Discrimination Laundering: The Rise of Organizational Innocence and the Crisis of Equal Opportunity Law (Introduction)
Tristin Green, Discrimination Laundering: The Rise of Organizational Innocence and the Crisis of Equal Opportunity Law (Cambridge University Press 2017).
24 Pages Posted: 15 Apr 2017 Last revised: 21 Jun 2017
Date Written: 2017
While discrimination in the workplace is often perceived to be undertaken at the hands of individual or ‘rogue’ employees acting against the better interest of their employers, the truth is often the opposite: organizations are inciting discrimination through the work environments they create. Worse, the law increasingly ignores this reality and exacerbates the problem. In this groundbreaking book, Tristin K. Green describes the process of discrimination laundering, showing how judges are changing the law to protect employers, and why. By bringing organizations back into the discussion of discrimination, with real-world stories and extensive social science research, Green shows how organizational and legal efforts to minimize discrimination – usually by policing individuals over broader organizational change – are taking us in the wrong direction, and how the law can do better by creating incentives for organizational efforts that are likely to minimize discrimination, instead of inciting it.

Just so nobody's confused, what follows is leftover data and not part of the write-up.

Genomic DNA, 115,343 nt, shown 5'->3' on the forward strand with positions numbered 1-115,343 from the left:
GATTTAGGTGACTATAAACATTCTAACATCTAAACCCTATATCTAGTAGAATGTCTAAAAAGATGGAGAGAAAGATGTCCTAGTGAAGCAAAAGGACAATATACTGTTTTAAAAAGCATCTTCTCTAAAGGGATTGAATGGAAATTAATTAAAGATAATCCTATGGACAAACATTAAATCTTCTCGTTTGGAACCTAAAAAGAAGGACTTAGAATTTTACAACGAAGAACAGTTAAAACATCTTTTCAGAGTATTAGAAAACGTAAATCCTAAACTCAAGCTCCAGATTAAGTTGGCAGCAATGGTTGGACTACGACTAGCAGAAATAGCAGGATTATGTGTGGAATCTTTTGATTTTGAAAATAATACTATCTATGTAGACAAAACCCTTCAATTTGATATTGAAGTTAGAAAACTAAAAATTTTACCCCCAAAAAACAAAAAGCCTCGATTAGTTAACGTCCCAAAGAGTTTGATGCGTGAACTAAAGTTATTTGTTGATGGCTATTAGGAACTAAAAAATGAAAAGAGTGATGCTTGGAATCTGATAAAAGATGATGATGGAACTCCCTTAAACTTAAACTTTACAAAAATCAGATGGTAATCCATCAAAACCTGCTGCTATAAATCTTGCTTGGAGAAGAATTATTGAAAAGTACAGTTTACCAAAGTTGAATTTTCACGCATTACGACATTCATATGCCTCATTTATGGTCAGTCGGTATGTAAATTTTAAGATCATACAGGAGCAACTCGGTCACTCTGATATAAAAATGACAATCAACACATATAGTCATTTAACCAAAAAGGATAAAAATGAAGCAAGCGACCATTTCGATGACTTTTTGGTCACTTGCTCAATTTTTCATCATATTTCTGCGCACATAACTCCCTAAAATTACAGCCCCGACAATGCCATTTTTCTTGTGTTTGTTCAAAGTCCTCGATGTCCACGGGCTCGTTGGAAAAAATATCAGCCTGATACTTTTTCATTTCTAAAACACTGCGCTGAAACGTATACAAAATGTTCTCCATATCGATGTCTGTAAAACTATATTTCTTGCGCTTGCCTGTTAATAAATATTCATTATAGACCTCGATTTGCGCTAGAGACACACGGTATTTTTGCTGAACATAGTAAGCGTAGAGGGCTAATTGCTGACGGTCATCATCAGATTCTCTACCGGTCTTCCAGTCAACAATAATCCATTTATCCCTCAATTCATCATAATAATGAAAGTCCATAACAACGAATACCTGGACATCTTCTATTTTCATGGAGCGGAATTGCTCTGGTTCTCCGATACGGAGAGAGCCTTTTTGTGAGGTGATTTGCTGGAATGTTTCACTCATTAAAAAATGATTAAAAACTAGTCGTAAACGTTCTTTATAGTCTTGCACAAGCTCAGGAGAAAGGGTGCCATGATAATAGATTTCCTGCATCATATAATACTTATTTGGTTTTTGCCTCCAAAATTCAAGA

Keywords: Employment Law, Employment Discrimination, Workplace Discrimination, Organizational Behavior
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